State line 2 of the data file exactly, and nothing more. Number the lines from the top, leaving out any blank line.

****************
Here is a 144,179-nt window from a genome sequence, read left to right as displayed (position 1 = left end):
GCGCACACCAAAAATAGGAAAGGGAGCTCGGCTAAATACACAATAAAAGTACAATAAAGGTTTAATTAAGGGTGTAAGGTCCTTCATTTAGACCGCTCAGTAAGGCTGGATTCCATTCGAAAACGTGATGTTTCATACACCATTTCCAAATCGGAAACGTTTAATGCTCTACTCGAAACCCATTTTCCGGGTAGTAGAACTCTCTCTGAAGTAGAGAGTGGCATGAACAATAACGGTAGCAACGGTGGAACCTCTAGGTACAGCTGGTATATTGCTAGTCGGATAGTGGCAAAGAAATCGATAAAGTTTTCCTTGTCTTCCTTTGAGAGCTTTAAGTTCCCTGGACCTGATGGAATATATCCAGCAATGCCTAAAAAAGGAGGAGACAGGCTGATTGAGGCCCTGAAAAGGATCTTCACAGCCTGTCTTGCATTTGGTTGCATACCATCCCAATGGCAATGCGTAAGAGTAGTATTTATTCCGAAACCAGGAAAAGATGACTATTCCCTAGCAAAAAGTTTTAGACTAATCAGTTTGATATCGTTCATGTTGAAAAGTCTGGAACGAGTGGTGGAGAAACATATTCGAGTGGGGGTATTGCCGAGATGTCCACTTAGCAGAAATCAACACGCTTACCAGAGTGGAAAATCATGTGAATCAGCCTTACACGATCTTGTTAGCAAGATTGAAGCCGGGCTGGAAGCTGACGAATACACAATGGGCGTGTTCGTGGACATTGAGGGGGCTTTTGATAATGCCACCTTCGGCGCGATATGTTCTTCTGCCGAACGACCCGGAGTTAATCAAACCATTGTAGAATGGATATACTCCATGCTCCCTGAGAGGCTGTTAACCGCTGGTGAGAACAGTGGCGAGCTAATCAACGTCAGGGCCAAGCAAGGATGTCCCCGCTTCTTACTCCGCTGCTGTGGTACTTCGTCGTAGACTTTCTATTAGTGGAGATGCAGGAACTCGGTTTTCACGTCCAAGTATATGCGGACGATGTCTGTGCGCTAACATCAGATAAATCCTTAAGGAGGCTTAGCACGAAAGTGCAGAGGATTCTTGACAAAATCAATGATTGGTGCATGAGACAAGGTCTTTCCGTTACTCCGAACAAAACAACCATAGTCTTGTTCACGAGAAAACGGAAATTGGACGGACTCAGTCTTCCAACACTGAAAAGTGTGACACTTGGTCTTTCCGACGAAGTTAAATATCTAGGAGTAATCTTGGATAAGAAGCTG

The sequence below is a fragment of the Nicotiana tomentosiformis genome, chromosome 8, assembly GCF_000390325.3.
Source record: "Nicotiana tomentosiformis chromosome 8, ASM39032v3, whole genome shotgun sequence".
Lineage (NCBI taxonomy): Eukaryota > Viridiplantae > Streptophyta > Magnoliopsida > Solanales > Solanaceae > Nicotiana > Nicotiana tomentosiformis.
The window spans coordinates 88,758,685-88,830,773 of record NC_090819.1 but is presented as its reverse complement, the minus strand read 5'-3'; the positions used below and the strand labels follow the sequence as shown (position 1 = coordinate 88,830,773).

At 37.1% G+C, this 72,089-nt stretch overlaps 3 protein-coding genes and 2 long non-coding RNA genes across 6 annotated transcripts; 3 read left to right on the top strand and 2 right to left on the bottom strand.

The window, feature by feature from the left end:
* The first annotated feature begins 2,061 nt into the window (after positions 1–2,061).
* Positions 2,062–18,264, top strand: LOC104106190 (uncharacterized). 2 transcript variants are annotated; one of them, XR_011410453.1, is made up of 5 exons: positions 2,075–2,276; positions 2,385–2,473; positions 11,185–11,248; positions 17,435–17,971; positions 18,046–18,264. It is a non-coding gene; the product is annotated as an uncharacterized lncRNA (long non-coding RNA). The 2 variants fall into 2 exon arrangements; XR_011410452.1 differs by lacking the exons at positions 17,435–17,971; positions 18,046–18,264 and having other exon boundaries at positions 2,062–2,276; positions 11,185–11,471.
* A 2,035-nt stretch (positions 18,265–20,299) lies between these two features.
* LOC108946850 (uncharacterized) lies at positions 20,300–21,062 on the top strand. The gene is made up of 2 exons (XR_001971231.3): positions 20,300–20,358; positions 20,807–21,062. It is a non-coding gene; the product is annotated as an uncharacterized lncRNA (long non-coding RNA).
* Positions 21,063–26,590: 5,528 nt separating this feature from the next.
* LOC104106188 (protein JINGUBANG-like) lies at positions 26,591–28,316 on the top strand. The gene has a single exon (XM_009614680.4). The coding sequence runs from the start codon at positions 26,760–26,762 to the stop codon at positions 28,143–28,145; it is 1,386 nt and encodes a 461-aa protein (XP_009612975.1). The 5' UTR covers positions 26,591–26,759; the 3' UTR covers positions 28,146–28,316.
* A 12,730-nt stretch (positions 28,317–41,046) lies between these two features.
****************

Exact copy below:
GCGCACACCAAAAATAGGAAAGGGAGCTCGGCTAAATACACAATAAAAGTACAATAAAGGTTTAATTAAGGGTGTAAGGTCCTTCATTTAGACCGCTCAGTAAGGCTGGATTCCATTCGAAAACGTGATGTTTCATACACCATTTCCAAATCGGAAACGTTTAATGCTCTACTCGAAACCCATTTTCCGGGTAGTAGAACTCTCTCTGAAGTAGAGAGTGGCATGAACAATAACGGTAGCAACGGTGGAACCTCTAGGTACAGCTGGTATATTGCTAGTCGGATAGTGGCAAAGAAATCGATAAAGTTTTCCTTGTCTTCCTTTGAGAGCTTTAAGTTCCCTGGACCTGATGGAATATATCCAGCAATGCCTAAAAAAGGAGGAGACAGGCTGATTGAGGCCCTGAAAAGGATCTTCACAGCCTGTCTTGCATTTGGTTGCATACCATCCCAATGGCAATGCGTAAGAGTAGTATTTATTCCGAAACCAGGAAAAGATGACTATTCCCTAGCAAAAAGTTTTAGACTAATCAGTTTGATATCGTTCATGTTGAAAAGTCTGGAACGAGTGGTGGAGAAACATATTCGAGTGGGGGTATTGCCGAGATGTCCACTTAGCAGAAATCAACACGCTTACCAGAGTGGAAAATCATGTGAATCAGCCTTACACGATCTTGTTAGCAAGATTGAAGCCGGGCTGGAAGCTGACGAATACACAATGGGCGTGTTCGTGGACATTGAGGGGGCTTTTGATAATGCCACCTTCGGCGCGATATGTTCTTCTGCCGAACGACCCGGAGTTAATCAAACCATTGTAGAATGGATATACTCCATGCTCCCTGAGAGGCTGTTAACCGCTGGTGAGAACAGTGGCGAGCTAATCAACGTCAGGGCCAAGCAAGGATGTCCCCGCTTCTTACTCCGCTGCTGTGGTACTTCGTCGTAGACTTTCTATTAGTGGAGATGCAGGAACTCGGTTTTCACGTCCAAGTATATGCGGACGATGTCTGTGCGCTAACATCAGATAAATCCTTAAGGAGGCTTAGCACGAAAGTGCAGAGGATTCTTGACAAAATCAATGATTGGTGCATGAGACAAGGTCTTTCCGTTACTCCGAACAAAACAACCATAGTCTTGTTCACGAGAAAACGGAAATTGGACGGACTCAGTCTTCCAACACTGAAAAGTGTGACACTTGGTCTTTCCGACGAAGTTAAATATCTAGGAGTAATCTTGGATAAGAAGCTG